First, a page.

As it turns out, this isn't exactly all true. James told me specifically that it is not his job to try and change the law. Then I would like to see him explain what I found on his campaign website.

I will quote the specific portions of his site so that it can be available for viewing, in the event it is lost or deleted.

Will County State's Attorney James Glasgow works on the front line to draft tough new laws that protect our families.

These laws include:

DOMESTIC VIOLENCE - He wrote and passed two aggressive new domestic violence laws in 2011 and 2012 that significantly increase penalties for repeat offenders as well as for abusers who torture their victims.

Rebecca's Law, passed in 2011 and which bears the name of a Joliet resident who fell victim to two days of torture and beating at the hands of her then-husband, increases prison sentences for battery cases involving torture to a minimum of 4 years and a maximum of 15 years and enhances the offense to a Class 1 felony from a Class 3 felony.

A second law passed in 2012 increases the penalties for repeat domestic violence offenders. An offender's first conviction for domestic battery is a Class A misdemeanor under current law. Second and third convictions rise to Class 4 felonies while the fourth conviction jumps to a Class 3 felony, and the fifth conviction to a Class 2 felony. Each higher felony brings greater prison sentences.

SYNTHETIC MARIJUANA - The State's Attorney wrote and passed a groundbreaking new state law that closed loopholes in prior laws and made it illegal to possess or sell every form of synthetic marijuana. State's Attorney Glasgow and House Minority Leader Tom Cross, who sponsored the law, sent 350 letters to tobacco vendors warning them to remove the products from their shelves, resulting in virtually complete compliance in Will County.

ANIMAL ABUSE - He drafted and passed an Animal Torture Statute that created the first felony charge in Illinois for the abuse of animals and a mandatory psychiatric evaluation upon conviction to identify potential mass murderers.

Hey, it's almost as if the State's Attorney has a HUGE impact and influence on our laws, and he seems to be spending quite a bit of time amending laws or creating new ones.

I don't know why James misled me. Maybe he didn't think I knew how to factcheck him? Maybe he's getting used to it, with all his years of lawyering? He does pass and write laws all of the time, and in the case of the synthetic marijuana law, take a look at what he created to keep all of us "safe." You can read his posting live on facebook, but I will mirror it here as well for those without accounts or if it is deleted.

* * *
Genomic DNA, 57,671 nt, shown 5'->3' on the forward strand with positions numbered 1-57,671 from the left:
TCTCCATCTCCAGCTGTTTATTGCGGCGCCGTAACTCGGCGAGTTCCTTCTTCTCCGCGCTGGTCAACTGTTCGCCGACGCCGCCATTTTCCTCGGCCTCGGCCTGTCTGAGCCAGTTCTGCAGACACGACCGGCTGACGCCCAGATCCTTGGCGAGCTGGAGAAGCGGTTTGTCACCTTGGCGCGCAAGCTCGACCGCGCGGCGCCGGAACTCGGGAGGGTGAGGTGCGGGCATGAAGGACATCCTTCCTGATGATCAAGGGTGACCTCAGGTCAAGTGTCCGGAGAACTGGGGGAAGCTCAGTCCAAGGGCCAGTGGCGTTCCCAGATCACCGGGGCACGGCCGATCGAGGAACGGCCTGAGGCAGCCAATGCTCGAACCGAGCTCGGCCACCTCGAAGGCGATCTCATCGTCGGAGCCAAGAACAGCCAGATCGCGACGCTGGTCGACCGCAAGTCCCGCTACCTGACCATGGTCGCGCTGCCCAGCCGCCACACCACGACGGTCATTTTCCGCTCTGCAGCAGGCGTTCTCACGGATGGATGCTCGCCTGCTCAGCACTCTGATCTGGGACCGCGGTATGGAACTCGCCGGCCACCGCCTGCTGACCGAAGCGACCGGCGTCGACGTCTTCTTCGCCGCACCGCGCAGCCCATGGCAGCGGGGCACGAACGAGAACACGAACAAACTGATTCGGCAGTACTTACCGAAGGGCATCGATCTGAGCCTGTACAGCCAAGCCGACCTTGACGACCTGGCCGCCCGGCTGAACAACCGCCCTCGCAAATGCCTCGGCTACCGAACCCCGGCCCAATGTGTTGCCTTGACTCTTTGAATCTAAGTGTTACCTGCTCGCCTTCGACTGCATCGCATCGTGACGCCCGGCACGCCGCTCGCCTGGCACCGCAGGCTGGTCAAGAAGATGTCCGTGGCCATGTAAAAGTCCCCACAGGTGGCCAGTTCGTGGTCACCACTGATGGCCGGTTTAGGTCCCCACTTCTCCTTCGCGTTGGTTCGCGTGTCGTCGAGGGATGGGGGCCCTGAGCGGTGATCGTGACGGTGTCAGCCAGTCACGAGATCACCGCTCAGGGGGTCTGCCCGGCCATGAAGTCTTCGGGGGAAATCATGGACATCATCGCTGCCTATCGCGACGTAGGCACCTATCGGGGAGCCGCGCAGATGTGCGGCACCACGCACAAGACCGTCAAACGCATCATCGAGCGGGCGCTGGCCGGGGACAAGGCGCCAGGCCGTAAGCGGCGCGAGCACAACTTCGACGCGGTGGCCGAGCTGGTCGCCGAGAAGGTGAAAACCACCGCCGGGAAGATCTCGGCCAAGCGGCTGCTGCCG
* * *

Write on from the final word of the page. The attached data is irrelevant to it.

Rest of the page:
JOLIET - Will County State's Attorney James Glasgow and House Minority Leader Tom Cross are warning retailers that selling any product containing synthetic marijuana will be illegal under a new law that takes effect on January 1, 2012.

State's Attorney Glasgow researched and drafted the law that makes the sale or possession of synthetic marijuana a felony crime. Rep. Cross sponsored the legislation, HB 2595, which the governor signed earlier this year. Glasgow and Cross were joined by local police chiefs and community leaders in urging retailers to acknowledge the new law and stop selling these products.

Synthetic marijuana has been sold legally under brand names such as K2, K4 White Widow, Black Mamba, Spice, Purple Haze, Zombie Matter and Orange Krunck to name a few. They are sold as incense in packages that often state: "Not For Human Consumption."

However, consumers have been smoking these products - sometimes with encouragement from shop owners - in the same way people would smoke illegal marijuana. Health risks posed by smoking synthetic cannabinoids include seizures, hallucinations, tremors, paranoia, convulsions, high blood pressure and rapid heart rate. Poison control centers across the country have received more than 5,000 calls related to synthetic marijuana products in the first nine months of 2011, according to published reports.

"Over-the-counter availability of synthetic marijuana has created a public-health crisis in Will County and across the nation," Glagsow said. "Young people are being poisoned by these extraordinarily dangerous chemicals. It was our obligation as law enforcement officials and as legislators to pass a law banning the possession and sale of every form of synthetic marijuana in Illinois."

"With access to these dangerous substances, the safety of our children and consumers is at stake," said Rep. Cross. "That is why we acted so quickly when we learned people were getting sick after abusing these items and banned these substances through legislation this Spring."

Under the new law: